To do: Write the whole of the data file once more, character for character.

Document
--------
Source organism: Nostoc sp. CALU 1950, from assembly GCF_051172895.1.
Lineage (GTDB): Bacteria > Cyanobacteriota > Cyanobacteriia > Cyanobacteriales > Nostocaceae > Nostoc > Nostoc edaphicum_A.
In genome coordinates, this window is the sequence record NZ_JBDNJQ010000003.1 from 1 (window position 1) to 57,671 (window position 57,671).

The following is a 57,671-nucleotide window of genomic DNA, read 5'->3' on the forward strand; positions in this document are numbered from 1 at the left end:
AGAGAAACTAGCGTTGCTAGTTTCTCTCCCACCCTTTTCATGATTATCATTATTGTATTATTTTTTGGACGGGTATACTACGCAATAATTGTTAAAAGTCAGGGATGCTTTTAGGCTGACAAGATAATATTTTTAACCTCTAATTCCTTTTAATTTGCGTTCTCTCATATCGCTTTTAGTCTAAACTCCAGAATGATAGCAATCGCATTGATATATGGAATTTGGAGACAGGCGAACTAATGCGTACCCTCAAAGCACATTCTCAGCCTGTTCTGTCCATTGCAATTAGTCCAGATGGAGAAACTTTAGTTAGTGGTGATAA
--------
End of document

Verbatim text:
Source organism: Nostoc sp. CALU 1950, from assembly GCF_051172895.1.
Lineage (GTDB): Bacteria > Cyanobacteriota > Cyanobacteriia > Cyanobacteriales > Nostocaceae > Nostoc > Nostoc edaphicum_A.
In genome coordinates, this window is the sequence record NZ_JBDNJQ010000003.1 from 1 (window position 1) to 57,671 (window position 57,671).

The following is a 57,671-nucleotide window of genomic DNA, read 5'->3' on the forward strand; positions in this document are numbered from 1 at the left end:
AGAGAAACTAGCGTTGCTAGTTTCTCTCCCACCCTTTTCATGATTATCATTATTGTATTATTTTTTGGACGGGTATACTACGCAATAATTGTTAAAAGTCAGGGATGCTTTTAGGCTGACAAGATAATATTTTTAACCTCTAATTCCTTTTAATTTGCGTTCTCTCATATCGCTTTTAGTCTAAACTCCAGAATGATAGCAATCGCATTGATATATGGAATTTGGAGACAGGCGAACTAATGCGTACCCTCAAAGCACATTCTCAGCCTGTTCTGTCCATTGCAATTAGTCCAGATGGAGAAACTTTAGTTAGTGGTGATAA